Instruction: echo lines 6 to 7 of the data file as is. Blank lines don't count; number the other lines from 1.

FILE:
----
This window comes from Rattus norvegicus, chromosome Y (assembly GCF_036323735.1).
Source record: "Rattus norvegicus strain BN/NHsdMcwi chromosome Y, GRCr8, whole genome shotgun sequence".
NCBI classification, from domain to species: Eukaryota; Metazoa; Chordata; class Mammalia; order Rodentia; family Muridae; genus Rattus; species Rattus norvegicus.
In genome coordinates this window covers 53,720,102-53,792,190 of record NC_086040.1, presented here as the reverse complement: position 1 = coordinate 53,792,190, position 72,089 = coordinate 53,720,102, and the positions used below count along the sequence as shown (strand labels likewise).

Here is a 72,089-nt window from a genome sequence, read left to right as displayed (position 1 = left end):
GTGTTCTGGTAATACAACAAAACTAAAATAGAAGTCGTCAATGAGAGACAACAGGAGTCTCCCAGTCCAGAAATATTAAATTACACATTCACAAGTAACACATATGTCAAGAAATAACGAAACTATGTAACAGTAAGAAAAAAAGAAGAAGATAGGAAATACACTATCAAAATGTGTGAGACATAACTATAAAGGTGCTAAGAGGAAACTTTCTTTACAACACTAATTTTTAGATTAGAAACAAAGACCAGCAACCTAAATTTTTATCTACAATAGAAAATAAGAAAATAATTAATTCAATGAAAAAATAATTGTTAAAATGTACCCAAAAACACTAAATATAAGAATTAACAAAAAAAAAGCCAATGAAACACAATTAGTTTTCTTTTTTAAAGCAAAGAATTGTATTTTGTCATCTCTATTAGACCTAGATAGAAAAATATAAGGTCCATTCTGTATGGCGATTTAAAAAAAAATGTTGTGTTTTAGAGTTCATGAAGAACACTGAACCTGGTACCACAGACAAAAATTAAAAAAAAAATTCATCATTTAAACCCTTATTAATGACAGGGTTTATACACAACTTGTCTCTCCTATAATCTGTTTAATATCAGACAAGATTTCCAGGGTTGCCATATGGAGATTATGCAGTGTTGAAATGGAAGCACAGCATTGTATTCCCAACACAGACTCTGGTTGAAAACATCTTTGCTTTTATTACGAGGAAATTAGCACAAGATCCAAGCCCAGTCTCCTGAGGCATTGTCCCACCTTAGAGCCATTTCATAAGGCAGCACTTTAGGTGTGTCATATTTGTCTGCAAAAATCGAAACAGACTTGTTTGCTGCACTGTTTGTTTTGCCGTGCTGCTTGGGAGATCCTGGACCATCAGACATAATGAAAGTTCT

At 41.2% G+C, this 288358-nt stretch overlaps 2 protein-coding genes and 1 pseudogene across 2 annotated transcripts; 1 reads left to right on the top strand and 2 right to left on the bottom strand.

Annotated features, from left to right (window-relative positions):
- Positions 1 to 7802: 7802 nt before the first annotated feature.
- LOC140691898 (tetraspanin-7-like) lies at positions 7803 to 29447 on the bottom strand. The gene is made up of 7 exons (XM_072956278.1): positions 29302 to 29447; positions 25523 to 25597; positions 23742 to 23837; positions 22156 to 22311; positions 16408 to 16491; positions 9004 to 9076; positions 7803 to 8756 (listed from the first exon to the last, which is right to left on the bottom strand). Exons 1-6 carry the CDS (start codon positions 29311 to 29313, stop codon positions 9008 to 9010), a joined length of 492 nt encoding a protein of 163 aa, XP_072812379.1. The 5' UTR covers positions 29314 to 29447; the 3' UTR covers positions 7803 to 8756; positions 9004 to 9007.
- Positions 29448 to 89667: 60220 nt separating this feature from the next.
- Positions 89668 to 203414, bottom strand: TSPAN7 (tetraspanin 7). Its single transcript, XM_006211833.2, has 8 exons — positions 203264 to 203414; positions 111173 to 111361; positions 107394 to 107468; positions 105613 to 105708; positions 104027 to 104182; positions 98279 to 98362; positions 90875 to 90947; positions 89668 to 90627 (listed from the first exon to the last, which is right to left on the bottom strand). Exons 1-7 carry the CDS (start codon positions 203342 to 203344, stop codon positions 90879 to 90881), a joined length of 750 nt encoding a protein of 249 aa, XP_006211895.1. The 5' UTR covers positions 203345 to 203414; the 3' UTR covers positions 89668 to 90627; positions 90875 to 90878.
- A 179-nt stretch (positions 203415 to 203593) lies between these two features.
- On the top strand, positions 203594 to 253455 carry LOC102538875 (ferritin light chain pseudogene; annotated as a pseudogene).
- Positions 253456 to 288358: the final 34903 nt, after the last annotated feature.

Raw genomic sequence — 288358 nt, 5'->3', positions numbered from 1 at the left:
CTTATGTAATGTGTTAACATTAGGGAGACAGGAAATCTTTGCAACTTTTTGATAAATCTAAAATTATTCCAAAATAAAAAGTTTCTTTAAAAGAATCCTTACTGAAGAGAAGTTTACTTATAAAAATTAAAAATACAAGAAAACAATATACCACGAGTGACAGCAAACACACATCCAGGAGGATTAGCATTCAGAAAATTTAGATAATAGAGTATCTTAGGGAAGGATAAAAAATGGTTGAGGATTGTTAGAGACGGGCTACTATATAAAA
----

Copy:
GTGTTCTGGTAATACAACAAAACTAAAATAGAAGTCGTCAATGAGAGACAACAGGAGTCTCCCAGTCCAGAAATATTAAATTACACATTCACAAGTAACACATATGTCAAGAAATAACGAAACTATGTAACAGTAAGAAAAAAAGAAGAAGATAGGAAATACACTATCAAAATGTGTGAGACATAACTATAAAGGTGCTAAGAGGAAACTTTCTTTACAACACTAATTTTTAGATTAGAAACAAAGACCAGCAACCTAAATTTTTATCTACAATAGAAAATAAGAAAATAATTAATTCAATGAAAAAATAATTGTTAAAATGTACCCAAAAACACTAAATATAAGAATTAACAAAAAAAAAGCCAATGAAACACAATTAGTTTTCTTTTTTAAAGCAAAGAATTGTATTTTGTCATCTCTATTAGACCTAGATAGAAAAATATAAGGTCCATTCTGTATGGCGATTTAAAAAAAAATGTTGTGTTTTAGAGTTCATGAAGAACACTGAACCTGGTACCACAGACAAAAATTAAAAAAAAAATTCATCATTTAAACCCTTATTAATGACAGGGTTTATACACAACTTGTCTCTCCTATAATCTGTTTAATATCAGACAAGATTTCCAGGGTTGCCATATGGAGATTATGCAGTGTTGAAATGGAAGCACAGCATTGTATTCCCAACACAGACTCTGGTTGAAAACATCTTTGCTTTTATTACGAGGAAATTAGCACAAGATCCAAGCCCAGTCTCCTGAGGCATTGTCCCACCTTAGAGCCATTTCATAAGGCAGCACTTTAGGTGTGTCATATTTGTCTGCAAAAATCGAAACAGACTTGTTTGCTGCACTGTTTGTTTTGCCGTGCTGCTTGGGAGATCCTGGACCATCAGACATAATGAAAGTTCT

At 41.2% G+C, this 288358-nt stretch overlaps 2 protein-coding genes and 1 pseudogene across 2 annotated transcripts; 1 reads left to right on the top strand and 2 right to left on the bottom strand.